Drama Professor Joe Mattys
A.C.T. for a slideshow of photos.
All smiles: Students in the "Masks and Acting" workshop.
“We think we’re pretty good at judging people,” says Randolph-Macon College
Drama Professor Joe Mattys. “But we’re all actors—we put on masks and we
frequently act. We try to project a certain face.”
In one hand he holds a colorful mask, painted and glittered to the extreme. Sitting
in a semi-circle in front of him are seven high-school students enrolled in a week-long
Arts for Change Today (A.C.T.) camp.
They listen intently, and, prompted by Mattys to describe the imaginary “character”
behind the mask, offer a range of suggestions. Mattys encourages them to speak up,
and assures them that there are no wrong answers.
“What happens behind the mask is always more interesting,” says Mattys, who led
the students through an hour-long workshop, “Masks and Acting,” that drew analogies
between literal and figurative masks.
A.C.T. for a slideshow of photos.
The workshop is just one of many that A.C.T. offered July 24-30, 2011
at Randolph-Macon College. The non-profit camp, spearheaded by R-MC students and
alumni, was a unique opportunity for participants to learn about diversity and tolerance.
The camp was funded through a $10,000 Davis Projects for Peace Grant awarded to
Cassie Morgan ’12, Derek Gayle ’11, Jill Porcelli
’11, Melissa Mowry ’11, and Tommy Proffitt ’11,
who collaborated to create A.C.T.
Davis Projects for Peace is an initiative for undergraduate students to design projects
that promote peace and address the root causes of conflict. Grant applicants are
encouraged to use innovative techniques to engage participants in ways that focus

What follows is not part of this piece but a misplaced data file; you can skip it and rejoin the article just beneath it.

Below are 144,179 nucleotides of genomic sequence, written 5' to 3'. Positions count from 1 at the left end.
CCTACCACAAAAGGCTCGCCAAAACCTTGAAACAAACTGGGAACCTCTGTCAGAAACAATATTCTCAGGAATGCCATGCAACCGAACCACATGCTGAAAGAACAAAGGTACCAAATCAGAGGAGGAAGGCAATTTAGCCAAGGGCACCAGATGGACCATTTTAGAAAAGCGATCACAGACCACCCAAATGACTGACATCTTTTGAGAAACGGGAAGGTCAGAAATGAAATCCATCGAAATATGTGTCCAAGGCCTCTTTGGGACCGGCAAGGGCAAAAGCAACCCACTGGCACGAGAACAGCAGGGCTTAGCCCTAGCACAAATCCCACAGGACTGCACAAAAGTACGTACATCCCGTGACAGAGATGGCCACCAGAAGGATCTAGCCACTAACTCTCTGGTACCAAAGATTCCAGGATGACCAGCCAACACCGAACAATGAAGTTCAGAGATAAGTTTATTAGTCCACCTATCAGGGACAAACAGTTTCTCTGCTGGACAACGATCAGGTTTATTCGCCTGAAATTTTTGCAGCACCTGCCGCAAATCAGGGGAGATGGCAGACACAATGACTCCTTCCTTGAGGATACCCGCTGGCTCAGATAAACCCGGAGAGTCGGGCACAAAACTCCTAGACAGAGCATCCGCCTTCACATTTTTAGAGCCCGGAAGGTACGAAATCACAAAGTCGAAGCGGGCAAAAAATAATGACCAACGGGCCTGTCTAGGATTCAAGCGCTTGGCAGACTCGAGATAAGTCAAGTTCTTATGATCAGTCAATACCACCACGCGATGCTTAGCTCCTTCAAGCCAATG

on conflict resolution, building understanding, breaking down barriers that cause
conflict, and finding ways to resolve conflict. The grant is issued to only 100
groups each year. R-MC student volunteers assured that the week went by smoothly.
Elizabeth Jean ’13 volunteered to help with A.C.T. because she
was “eager to see what was in store” for the campers. A drama major, Jean helped
set up workshops and supervise students between classes and on field trips. She
also participated in discussions about diversity.
Participants enjoyed a multitude of activities throughout the week. In Professor
Ray Berry’s Studio Art class, they used clay,
calligraphy and paint to discover how art is created in a purposeful way. Berry
also served as faculty advisor for the project. Students also took drama, creative
writing and dance classes, and they toured the Richmond Holocaust Museum and the
Virginia Museum of Fine Arts.
“We want to promote peace through the study of artistic diversity and also give
back to R-MC by reaching out to the community,” says Tommy Proffitt ’11.
“Participants learned about Aikido, a Japanese martial art; they learned the ins
and outs of writing a novel; and they crafted blankets as part of a community-service
project.” The blankets will be donated to The United Methodist Family Services,
an organization that provides adoption services, foster care services and a number
of other services in the community. The A.C.T. founders will deliver the blankets
to the Richmond UMFS affiliate.
Additional R-MC faculty and staff who helped make A.C.T. a success include: Jack
Trammell (Disability Support Services), Maria Jose Bordera (Spanish),
Jennifer Shotwell (French),
Leslie Shiel (English), James McGhee (student
life), and Mayumi Nakamura (office of international
education). In addition, Caroline County high-school teachers Amber
French and Ray Carver were integral to the camp’s success.